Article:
Only eight more Sundays until the Chicago Bears’ season gets underway, and only 53 days until the NFL season kicks off, and the folks at ESPN Stats and Info have a big number for you:
53 days until NFL season: 53 is the combined age of Sean McVay (31) and Jared Goff (22). McVay is the youngest head coach in NFL history. pic.twitter.com/2LLUulK9Hx
— ESPN Stats & Info (@ESPNStatsInfo) July 16, 2017
The Bears won’t get a look at the Rams this season, but the Sean McVay-Jared Goff coach-quarterback relationship will likely be the NFL’s youngest for the forseeable future.
- There is always a lot to dive into when Brandon Marshall is behind a microphone. The latest comes from an interview done with WEEI-FM in Boston, and Phil Thompson of the Chicago Tribune digs into a handful of Bears-related comments. He had praise for new Jets quarterback Josh McCown, a quarterback he played with in Chicago who he says is “really savvy.” Marshall also talked about being “put in a box” by Bears fans, specifically the ones who would tell him “stick to football” when he commented on something other than football on social media. However, Marshall offers up something new, saying he felt bad for talking former Bears teammate Matt Forte into signing with the Jets instead of the Patriots because he would have a Super Bowl ring by now had he chosen New England. Whoops.
- And it’s not as if Forte and Marshall always saw eye-to-eye. Forte, while still a member of the Bears in 2015, called out Marshall (who was in his first year with the Jets) for comments he made about quarterback Jay Cutler. Forte’s clap-back led to Marshall not speaking to his former teammate for several months.
- As for running backs who are currently on the Bears’ roster, Larry Mayer takes a look at a crowded group in his preseason position preview. Jordan Howard in the lead role gets a bulk of the attention, but the bubbling battle for roster spots below him on the depth chart shouldn’t be overlooked. This running backs room has a mix of experienced special teamers (Ka’Deem Carey, Benny Cunningham), rookies (Tarik Cohen, Joel Bouganon, Freddie Stevenson), and young players who have spent time as starters (Jeremy Langford, Michael Burton).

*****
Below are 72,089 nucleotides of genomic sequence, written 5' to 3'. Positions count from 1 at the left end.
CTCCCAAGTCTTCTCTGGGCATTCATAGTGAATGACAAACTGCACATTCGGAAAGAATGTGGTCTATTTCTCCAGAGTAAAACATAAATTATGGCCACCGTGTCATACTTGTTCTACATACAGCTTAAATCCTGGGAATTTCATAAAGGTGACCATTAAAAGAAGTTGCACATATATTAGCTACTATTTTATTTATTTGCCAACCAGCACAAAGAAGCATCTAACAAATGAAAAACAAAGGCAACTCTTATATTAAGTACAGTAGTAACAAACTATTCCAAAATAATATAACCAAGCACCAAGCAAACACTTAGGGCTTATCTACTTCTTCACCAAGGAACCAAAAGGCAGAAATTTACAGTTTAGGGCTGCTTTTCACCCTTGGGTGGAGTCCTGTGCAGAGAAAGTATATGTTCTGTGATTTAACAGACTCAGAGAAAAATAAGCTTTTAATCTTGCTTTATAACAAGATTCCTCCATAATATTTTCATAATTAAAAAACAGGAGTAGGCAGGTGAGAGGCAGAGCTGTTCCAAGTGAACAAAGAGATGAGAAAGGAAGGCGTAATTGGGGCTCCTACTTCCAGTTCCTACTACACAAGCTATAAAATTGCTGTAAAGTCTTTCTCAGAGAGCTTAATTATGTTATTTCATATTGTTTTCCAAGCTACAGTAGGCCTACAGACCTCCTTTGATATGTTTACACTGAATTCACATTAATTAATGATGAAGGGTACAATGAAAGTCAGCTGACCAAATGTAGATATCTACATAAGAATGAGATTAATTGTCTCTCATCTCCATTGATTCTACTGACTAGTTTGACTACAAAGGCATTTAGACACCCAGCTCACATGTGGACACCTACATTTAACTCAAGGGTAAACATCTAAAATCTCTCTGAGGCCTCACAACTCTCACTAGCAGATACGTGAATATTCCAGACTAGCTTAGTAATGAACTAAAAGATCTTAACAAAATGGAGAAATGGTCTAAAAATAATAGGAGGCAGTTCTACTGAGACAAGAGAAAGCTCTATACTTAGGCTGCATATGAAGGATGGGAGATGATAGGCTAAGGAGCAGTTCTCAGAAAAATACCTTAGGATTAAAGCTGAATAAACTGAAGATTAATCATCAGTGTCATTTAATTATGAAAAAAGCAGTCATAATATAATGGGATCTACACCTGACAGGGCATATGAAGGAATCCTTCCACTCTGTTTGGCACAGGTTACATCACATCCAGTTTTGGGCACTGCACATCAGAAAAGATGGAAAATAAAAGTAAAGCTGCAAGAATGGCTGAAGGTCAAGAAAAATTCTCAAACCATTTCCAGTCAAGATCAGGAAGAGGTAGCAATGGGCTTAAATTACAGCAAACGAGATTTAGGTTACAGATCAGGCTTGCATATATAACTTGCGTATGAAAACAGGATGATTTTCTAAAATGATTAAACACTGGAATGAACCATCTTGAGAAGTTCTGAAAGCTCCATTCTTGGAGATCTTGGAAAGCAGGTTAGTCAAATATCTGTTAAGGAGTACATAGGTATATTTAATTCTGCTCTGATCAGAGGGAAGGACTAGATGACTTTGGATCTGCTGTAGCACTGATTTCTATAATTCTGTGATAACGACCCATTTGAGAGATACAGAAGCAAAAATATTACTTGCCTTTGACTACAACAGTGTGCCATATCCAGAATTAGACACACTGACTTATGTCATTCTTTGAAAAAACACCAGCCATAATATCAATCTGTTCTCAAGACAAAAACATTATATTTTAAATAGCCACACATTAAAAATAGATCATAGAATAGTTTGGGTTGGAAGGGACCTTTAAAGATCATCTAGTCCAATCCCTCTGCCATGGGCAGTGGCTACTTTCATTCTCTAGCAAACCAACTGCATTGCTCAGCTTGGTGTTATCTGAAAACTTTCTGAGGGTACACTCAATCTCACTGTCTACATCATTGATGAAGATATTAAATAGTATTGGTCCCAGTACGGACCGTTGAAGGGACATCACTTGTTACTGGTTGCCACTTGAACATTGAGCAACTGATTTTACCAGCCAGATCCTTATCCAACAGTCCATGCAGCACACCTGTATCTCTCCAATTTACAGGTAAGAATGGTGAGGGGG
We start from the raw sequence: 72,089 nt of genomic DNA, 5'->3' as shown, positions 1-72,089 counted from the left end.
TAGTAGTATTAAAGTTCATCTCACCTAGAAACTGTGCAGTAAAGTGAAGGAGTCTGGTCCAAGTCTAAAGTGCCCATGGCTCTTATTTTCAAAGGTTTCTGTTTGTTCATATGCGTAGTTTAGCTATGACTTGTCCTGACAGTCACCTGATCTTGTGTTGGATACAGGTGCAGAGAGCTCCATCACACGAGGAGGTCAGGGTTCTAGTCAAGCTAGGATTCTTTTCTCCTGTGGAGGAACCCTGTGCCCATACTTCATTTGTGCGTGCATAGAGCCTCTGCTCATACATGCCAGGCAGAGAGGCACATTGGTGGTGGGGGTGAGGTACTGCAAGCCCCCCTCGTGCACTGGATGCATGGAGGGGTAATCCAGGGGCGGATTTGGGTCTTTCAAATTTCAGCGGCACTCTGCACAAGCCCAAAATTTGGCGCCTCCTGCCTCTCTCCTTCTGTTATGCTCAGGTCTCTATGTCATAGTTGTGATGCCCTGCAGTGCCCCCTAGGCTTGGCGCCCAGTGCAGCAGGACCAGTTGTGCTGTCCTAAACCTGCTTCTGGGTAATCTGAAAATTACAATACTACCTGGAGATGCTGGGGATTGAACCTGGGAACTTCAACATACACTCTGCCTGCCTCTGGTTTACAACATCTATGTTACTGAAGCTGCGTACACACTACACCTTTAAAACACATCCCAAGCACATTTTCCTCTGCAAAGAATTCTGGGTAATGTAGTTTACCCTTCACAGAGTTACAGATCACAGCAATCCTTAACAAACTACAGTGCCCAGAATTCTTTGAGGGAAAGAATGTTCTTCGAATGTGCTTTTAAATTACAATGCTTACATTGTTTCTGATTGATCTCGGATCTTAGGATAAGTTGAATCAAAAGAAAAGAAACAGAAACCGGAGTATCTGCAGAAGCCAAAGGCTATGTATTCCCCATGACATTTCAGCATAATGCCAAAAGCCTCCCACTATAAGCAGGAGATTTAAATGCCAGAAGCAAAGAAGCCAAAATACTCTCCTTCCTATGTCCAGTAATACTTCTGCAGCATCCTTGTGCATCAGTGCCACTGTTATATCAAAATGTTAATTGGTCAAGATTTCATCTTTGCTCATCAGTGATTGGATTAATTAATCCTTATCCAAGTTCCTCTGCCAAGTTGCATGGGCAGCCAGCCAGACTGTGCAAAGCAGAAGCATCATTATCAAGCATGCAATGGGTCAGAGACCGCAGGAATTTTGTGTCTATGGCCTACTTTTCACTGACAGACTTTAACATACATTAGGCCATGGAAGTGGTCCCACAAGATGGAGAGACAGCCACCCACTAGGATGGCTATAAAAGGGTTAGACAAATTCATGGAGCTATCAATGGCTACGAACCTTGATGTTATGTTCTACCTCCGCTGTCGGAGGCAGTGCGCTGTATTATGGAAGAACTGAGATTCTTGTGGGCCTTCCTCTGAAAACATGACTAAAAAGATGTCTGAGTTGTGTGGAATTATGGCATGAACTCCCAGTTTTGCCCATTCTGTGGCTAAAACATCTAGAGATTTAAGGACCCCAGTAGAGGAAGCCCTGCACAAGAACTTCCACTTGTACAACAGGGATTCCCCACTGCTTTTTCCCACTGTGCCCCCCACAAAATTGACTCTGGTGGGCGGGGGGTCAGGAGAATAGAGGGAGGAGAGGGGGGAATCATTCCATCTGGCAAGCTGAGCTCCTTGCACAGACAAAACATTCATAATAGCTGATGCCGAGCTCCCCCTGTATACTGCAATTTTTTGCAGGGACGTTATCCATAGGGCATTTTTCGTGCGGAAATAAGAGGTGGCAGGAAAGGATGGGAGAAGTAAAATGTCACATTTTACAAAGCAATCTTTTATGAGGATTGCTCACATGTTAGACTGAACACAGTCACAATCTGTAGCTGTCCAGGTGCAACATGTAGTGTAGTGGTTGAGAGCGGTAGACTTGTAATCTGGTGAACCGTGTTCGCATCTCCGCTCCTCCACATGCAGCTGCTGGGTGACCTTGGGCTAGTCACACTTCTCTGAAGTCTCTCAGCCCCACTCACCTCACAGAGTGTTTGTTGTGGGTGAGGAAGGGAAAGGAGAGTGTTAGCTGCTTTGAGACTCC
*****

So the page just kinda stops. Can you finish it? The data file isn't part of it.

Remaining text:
- Over in Detroit, Tim Twentyman notes that Cornelius Washington – a sixth-round pick of the Bears in 2013 – is starting to find a niche in the Lions’ defense. Washington never found steady footing in the 3-4 scheme ran by the Bears, but looks to be finding a home as a pass rusher from the defensive tackle spot in Detroit’s 4-3 scheme.
- Richard Sherman raised some eyebrows with his comments about NFL players needing to be willing to take a different stance on long-term extensions in order to maximize how much salary they make. In a sense, Washington quarterback Kirk Cousins has done just that during his year-to-year run leveraging the franchise tag in his favor. Bucky Brooks details each step in the process, which could make Cousins up to $78 million in guaranteed money if all three franchise tags are picked up.
- Johnny Manziel isn’t a franchise quarterback, but the former Heisman Trophy winner is still trying to make one last push toward NFL stardom. Manziel has embarked on a comeback season campaign, saying he has talked to several NFL teams about making a return to football. To his credit, Manziel has maintained a low profile recently, but he hasn’t played since 2015, and was dealt a four-game suspension for violating the league’s substance abuse policy – a suspension he didn’t serve as he sat out the year as a free agent after the Browns released him.
- Take some time and get to know Terri Valenti, the NFL’s first female replay official in the booth. Valenti’s hire is part of a new look at the top of the NFL’s officiating tree. Dean Blandino stepped down as the head of officials, making way for Alberto Riverton’s promotion. The league will also see some relaxation on touchdown celebration penalties as part of its offseason of change.